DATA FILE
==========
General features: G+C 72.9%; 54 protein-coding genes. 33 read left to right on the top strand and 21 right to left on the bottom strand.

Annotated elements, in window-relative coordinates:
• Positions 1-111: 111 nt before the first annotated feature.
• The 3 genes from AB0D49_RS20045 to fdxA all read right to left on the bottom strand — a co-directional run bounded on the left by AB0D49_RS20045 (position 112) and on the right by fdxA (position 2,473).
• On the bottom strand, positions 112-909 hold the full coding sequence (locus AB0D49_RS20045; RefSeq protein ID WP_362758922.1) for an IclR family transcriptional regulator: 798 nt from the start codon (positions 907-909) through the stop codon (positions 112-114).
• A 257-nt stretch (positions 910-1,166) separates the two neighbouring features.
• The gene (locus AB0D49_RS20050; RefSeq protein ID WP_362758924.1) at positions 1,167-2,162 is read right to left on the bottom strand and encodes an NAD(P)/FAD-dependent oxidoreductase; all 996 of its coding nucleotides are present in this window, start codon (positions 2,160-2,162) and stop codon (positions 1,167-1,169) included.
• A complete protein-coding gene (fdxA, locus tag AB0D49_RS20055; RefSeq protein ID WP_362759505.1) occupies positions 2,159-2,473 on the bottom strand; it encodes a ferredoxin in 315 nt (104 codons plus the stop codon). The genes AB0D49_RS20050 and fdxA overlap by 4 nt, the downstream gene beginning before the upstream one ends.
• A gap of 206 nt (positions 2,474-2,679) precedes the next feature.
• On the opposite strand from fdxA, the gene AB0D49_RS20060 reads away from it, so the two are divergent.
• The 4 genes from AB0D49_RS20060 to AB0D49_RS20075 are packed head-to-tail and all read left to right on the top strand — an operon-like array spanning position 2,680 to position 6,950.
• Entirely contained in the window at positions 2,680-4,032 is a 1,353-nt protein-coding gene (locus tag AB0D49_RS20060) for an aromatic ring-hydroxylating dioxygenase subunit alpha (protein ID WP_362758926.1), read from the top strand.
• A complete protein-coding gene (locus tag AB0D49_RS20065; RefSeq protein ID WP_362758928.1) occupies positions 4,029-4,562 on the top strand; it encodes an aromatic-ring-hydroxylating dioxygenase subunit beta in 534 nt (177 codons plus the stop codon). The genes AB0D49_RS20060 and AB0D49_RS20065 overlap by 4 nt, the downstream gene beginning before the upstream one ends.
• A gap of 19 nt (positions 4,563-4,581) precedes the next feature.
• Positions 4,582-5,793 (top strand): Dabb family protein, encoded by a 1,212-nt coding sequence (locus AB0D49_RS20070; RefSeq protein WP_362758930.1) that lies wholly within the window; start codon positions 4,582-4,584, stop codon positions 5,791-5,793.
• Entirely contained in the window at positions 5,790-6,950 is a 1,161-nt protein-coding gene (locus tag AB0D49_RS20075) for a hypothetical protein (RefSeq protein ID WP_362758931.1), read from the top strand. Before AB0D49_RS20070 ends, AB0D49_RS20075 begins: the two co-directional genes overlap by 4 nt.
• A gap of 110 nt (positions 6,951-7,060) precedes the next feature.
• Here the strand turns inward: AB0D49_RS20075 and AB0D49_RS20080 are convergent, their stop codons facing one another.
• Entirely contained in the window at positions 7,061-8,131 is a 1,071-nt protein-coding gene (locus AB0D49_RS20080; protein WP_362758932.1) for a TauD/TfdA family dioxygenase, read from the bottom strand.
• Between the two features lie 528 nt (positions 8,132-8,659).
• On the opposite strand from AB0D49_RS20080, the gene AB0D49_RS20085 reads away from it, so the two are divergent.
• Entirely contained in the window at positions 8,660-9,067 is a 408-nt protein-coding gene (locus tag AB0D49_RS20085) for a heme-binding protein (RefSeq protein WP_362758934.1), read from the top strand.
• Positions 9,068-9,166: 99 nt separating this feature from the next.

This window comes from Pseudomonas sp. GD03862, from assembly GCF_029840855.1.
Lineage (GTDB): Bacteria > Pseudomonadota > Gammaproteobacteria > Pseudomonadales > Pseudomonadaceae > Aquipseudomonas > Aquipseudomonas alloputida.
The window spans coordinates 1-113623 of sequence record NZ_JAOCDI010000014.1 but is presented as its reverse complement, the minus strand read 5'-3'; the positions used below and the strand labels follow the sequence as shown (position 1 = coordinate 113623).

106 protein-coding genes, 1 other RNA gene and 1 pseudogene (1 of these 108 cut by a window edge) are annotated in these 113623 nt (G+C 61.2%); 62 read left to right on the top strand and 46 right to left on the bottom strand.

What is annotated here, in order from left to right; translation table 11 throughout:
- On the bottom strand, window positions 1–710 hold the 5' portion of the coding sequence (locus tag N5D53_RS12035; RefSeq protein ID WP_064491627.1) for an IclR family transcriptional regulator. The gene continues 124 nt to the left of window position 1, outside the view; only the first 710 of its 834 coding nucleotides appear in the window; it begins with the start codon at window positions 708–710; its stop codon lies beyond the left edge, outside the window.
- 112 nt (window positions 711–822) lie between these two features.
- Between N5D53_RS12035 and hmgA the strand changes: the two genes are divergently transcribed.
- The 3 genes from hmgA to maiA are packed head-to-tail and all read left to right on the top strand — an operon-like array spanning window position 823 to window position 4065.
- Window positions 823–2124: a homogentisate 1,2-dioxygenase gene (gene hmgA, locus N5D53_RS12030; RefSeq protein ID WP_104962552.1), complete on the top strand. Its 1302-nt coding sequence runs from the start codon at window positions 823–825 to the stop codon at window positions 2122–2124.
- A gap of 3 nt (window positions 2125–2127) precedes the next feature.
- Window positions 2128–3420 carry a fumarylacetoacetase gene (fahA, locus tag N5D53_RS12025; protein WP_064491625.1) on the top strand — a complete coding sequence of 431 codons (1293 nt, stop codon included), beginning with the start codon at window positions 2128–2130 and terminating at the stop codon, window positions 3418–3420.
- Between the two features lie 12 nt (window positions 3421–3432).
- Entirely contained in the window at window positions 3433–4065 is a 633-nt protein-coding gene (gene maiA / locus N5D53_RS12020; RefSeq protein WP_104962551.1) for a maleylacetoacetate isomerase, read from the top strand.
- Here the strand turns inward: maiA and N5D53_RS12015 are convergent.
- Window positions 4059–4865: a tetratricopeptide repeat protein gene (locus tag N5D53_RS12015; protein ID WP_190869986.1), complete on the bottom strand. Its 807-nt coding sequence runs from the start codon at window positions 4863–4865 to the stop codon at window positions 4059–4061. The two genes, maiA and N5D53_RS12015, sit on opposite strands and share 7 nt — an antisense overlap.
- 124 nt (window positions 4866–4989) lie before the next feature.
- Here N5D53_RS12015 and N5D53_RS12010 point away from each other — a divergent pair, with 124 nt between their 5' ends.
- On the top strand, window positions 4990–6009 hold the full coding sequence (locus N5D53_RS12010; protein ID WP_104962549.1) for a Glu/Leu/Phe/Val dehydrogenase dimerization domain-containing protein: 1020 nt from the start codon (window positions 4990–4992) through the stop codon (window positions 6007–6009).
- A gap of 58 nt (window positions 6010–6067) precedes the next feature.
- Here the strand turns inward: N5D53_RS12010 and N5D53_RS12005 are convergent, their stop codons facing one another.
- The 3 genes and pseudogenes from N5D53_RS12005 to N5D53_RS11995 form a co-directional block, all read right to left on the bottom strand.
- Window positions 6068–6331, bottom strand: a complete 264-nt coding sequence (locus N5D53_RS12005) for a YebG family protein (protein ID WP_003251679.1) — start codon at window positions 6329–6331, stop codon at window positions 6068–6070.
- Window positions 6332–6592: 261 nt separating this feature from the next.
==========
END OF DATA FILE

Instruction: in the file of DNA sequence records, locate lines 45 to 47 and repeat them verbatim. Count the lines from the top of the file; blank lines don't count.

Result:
- The 3 genes and pseudogenes from N5D53_RS12005 to N5D53_RS11995 form a co-directional block, all read right to left on the bottom strand.
- Window positions 6068–6331, bottom strand: a complete 264-nt coding sequence (locus N5D53_RS12005) for a YebG family protein (protein ID WP_003251679.1) — start codon at window positions 6329–6331, stop codon at window positions 6068–6070.
- Window positions 6332–6592: 261 nt separating this feature from the next.